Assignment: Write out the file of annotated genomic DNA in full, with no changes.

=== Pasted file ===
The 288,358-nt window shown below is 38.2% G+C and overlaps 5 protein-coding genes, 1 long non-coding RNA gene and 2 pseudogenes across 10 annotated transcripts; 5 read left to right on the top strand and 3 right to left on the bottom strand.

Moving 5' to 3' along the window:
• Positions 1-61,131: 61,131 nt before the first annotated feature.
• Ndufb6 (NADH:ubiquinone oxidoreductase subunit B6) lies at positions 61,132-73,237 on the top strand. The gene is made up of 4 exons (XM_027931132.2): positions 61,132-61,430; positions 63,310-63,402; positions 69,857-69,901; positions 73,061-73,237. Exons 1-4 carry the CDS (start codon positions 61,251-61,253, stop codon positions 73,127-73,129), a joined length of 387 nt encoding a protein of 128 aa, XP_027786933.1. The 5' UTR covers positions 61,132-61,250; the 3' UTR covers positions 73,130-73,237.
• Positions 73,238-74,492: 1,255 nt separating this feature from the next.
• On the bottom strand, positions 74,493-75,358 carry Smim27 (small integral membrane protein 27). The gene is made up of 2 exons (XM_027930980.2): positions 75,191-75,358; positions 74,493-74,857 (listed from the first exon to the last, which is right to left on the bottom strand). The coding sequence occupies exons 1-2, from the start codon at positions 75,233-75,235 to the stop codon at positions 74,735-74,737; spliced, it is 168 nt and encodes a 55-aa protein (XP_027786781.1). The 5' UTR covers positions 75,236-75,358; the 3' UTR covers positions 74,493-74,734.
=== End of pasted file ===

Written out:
The 288,358-nt window shown below is 38.2% G+C and overlaps 5 protein-coding genes, 1 long non-coding RNA gene and 2 pseudogenes across 10 annotated transcripts; 5 read left to right on the top strand and 3 right to left on the bottom strand.

Moving 5' to 3' along the window:
• Positions 1-61,131: 61,131 nt before the first annotated feature.
• Ndufb6 (NADH:ubiquinone oxidoreductase subunit B6) lies at positions 61,132-73,237 on the top strand. The gene is made up of 4 exons (XM_027931132.2): positions 61,132-61,430; positions 63,310-63,402; positions 69,857-69,901; positions 73,061-73,237. Exons 1-4 carry the CDS (start codon positions 61,251-61,253, stop codon positions 73,127-73,129), a joined length of 387 nt encoding a protein of 128 aa, XP_027786933.1. The 5' UTR covers positions 61,132-61,250; the 3' UTR covers positions 73,130-73,237.
• Positions 73,238-74,492: 1,255 nt separating this feature from the next.
• On the bottom strand, positions 74,493-75,358 carry Smim27 (small integral membrane protein 27). The gene is made up of 2 exons (XM_027930980.2): positions 75,191-75,358; positions 74,493-74,857 (listed from the first exon to the last, which is right to left on the bottom strand). The coding sequence occupies exons 1-2, from the start codon at positions 75,233-75,235 to the stop codon at positions 74,735-74,737; spliced, it is 168 nt and encodes a 55-aa protein (XP_027786781.1). The 5' UTR covers positions 75,236-75,358; the 3' UTR covers positions 74,493-74,734.